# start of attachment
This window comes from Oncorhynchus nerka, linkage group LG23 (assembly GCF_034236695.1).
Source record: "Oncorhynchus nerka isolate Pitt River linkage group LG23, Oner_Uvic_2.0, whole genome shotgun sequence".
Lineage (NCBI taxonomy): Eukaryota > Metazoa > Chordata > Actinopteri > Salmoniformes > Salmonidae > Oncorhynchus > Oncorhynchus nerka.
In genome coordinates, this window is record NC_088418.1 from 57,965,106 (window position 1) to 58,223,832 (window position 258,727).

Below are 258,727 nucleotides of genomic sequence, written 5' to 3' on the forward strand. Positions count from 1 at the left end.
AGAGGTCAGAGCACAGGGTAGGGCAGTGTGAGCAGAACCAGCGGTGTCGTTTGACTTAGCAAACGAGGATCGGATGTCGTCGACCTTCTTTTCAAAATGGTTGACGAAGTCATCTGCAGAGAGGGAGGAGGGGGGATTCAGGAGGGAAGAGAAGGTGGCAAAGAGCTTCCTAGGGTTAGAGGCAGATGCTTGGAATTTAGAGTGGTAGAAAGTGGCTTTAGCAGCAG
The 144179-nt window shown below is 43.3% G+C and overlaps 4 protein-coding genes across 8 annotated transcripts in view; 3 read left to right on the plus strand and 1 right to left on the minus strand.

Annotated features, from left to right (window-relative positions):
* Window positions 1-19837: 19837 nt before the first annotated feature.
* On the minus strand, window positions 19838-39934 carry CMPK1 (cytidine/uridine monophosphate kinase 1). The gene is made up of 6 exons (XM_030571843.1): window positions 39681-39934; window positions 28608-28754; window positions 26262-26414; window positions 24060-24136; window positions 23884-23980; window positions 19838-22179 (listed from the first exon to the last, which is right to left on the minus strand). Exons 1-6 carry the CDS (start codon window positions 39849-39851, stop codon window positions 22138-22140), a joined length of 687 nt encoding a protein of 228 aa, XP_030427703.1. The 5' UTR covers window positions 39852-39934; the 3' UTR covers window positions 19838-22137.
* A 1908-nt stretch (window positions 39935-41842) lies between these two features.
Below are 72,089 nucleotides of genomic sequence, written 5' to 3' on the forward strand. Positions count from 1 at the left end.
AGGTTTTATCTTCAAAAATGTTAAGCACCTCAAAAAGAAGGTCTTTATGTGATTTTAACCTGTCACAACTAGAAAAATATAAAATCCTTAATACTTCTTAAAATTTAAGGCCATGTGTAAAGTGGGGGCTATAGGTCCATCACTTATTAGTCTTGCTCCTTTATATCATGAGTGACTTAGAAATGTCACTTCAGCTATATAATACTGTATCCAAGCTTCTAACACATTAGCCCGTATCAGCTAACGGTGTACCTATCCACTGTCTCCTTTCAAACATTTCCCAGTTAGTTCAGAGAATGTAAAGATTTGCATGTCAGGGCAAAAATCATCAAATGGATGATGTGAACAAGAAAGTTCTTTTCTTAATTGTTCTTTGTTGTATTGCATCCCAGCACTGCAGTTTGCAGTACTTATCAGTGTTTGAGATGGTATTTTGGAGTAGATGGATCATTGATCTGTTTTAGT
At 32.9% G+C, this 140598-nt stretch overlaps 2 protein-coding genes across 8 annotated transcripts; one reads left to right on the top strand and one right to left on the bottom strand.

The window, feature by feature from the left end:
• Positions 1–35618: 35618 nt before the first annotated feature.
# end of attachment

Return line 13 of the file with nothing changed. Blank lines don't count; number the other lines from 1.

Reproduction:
AGGTTTTATCTTCAAAAATGTTAAGCACCTCAAAAAGAAGGTCTTTATGTGATTTTAACCTGTCACAACTAGAAAAATATAAAATCCTTAATACTTCTTAAAATTTAAGGCCATGTGTAAAGTGGGGGCTATAGGTCCATCACTTATTAGTCTTGCTCCTTTATATCATGAGTGACTTAGAAATGTCACTTCAGCTATATAATACTGTATCCAAGCTTCTAACACATTAGCCCGTATCAGCTAACGGTGTACCTATCCACTGTCTCCTTTCAAACATTTCCCAGTTAGTTCAGAGAATGTAAAGATTTGCATGTCAGGGCAAAAATCATCAAATGGATGATGTGAACAAGAAAGTTCTTTTCTTAATTGTTCTTTGTTGTATTGCATCCCAGCACTGCAGTTTGCAGTACTTATCAGTGTTTGAGATGGTATTTTGGAGTAGATGGATCATTGATCTGTTTTAGT